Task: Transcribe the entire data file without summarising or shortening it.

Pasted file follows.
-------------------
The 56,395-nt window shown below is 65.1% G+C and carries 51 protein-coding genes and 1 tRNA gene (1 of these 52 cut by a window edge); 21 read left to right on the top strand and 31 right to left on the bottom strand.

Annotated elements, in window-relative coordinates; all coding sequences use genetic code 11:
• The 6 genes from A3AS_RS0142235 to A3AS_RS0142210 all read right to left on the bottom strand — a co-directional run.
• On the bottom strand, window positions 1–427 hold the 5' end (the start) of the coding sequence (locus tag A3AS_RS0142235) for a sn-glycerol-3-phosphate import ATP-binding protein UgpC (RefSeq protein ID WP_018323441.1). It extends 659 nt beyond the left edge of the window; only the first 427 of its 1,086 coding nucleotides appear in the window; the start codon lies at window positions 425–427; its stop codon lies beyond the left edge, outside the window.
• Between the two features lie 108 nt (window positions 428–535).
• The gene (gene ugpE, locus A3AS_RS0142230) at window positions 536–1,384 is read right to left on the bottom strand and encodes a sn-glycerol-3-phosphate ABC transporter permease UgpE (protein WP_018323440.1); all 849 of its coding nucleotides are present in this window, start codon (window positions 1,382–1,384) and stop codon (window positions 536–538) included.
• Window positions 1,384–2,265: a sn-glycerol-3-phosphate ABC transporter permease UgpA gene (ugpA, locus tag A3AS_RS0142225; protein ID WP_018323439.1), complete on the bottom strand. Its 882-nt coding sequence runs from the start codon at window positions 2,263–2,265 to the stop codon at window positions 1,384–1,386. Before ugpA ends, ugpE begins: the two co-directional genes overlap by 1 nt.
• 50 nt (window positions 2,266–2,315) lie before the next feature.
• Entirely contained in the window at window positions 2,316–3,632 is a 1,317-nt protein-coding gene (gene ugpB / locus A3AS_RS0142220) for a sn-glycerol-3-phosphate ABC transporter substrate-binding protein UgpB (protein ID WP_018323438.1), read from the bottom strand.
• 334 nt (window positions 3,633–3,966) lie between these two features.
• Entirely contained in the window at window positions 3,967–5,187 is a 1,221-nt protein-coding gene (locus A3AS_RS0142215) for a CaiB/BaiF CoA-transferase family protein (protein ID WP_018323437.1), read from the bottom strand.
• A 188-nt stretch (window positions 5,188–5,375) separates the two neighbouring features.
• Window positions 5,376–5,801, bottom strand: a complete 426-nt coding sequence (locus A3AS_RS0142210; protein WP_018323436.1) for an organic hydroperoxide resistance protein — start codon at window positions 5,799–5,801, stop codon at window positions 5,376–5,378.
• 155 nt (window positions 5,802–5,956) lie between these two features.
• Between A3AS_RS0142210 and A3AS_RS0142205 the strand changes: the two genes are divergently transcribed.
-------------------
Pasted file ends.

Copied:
The 56,395-nt window shown below is 65.1% G+C and carries 51 protein-coding genes and 1 tRNA gene (1 of these 52 cut by a window edge); 21 read left to right on the top strand and 31 right to left on the bottom strand.

Annotated elements, in window-relative coordinates; all coding sequences use genetic code 11:
• The 6 genes from A3AS_RS0142235 to A3AS_RS0142210 all read right to left on the bottom strand — a co-directional run.
• On the bottom strand, window positions 1–427 hold the 5' end (the start) of the coding sequence (locus tag A3AS_RS0142235) for a sn-glycerol-3-phosphate import ATP-binding protein UgpC (RefSeq protein ID WP_018323441.1). It extends 659 nt beyond the left edge of the window; only the first 427 of its 1,086 coding nucleotides appear in the window; the start codon lies at window positions 425–427; its stop codon lies beyond the left edge, outside the window.
• Between the two features lie 108 nt (window positions 428–535).
• The gene (gene ugpE, locus A3AS_RS0142230) at window positions 536–1,384 is read right to left on the bottom strand and encodes a sn-glycerol-3-phosphate ABC transporter permease UgpE (protein WP_018323440.1); all 849 of its coding nucleotides are present in this window, start codon (window positions 1,382–1,384) and stop codon (window positions 536–538) included.
• Window positions 1,384–2,265: a sn-glycerol-3-phosphate ABC transporter permease UgpA gene (ugpA, locus tag A3AS_RS0142225; protein ID WP_018323439.1), complete on the bottom strand. Its 882-nt coding sequence runs from the start codon at window positions 2,263–2,265 to the stop codon at window positions 1,384–1,386. Before ugpA ends, ugpE begins: the two co-directional genes overlap by 1 nt.
• 50 nt (window positions 2,266–2,315) lie before the next feature.
• Entirely contained in the window at window positions 2,316–3,632 is a 1,317-nt protein-coding gene (gene ugpB / locus A3AS_RS0142220) for a sn-glycerol-3-phosphate ABC transporter substrate-binding protein UgpB (protein ID WP_018323438.1), read from the bottom strand.
• 334 nt (window positions 3,633–3,966) lie between these two features.
• Entirely contained in the window at window positions 3,967–5,187 is a 1,221-nt protein-coding gene (locus A3AS_RS0142215) for a CaiB/BaiF CoA-transferase family protein (protein ID WP_018323437.1), read from the bottom strand.
• A 188-nt stretch (window positions 5,188–5,375) separates the two neighbouring features.
• Window positions 5,376–5,801, bottom strand: a complete 426-nt coding sequence (locus A3AS_RS0142210; protein WP_018323436.1) for an organic hydroperoxide resistance protein — start codon at window positions 5,799–5,801, stop codon at window positions 5,376–5,378.
• 155 nt (window positions 5,802–5,956) lie between these two features.
• Between A3AS_RS0142210 and A3AS_RS0142205 the strand changes: the two genes are divergently transcribed.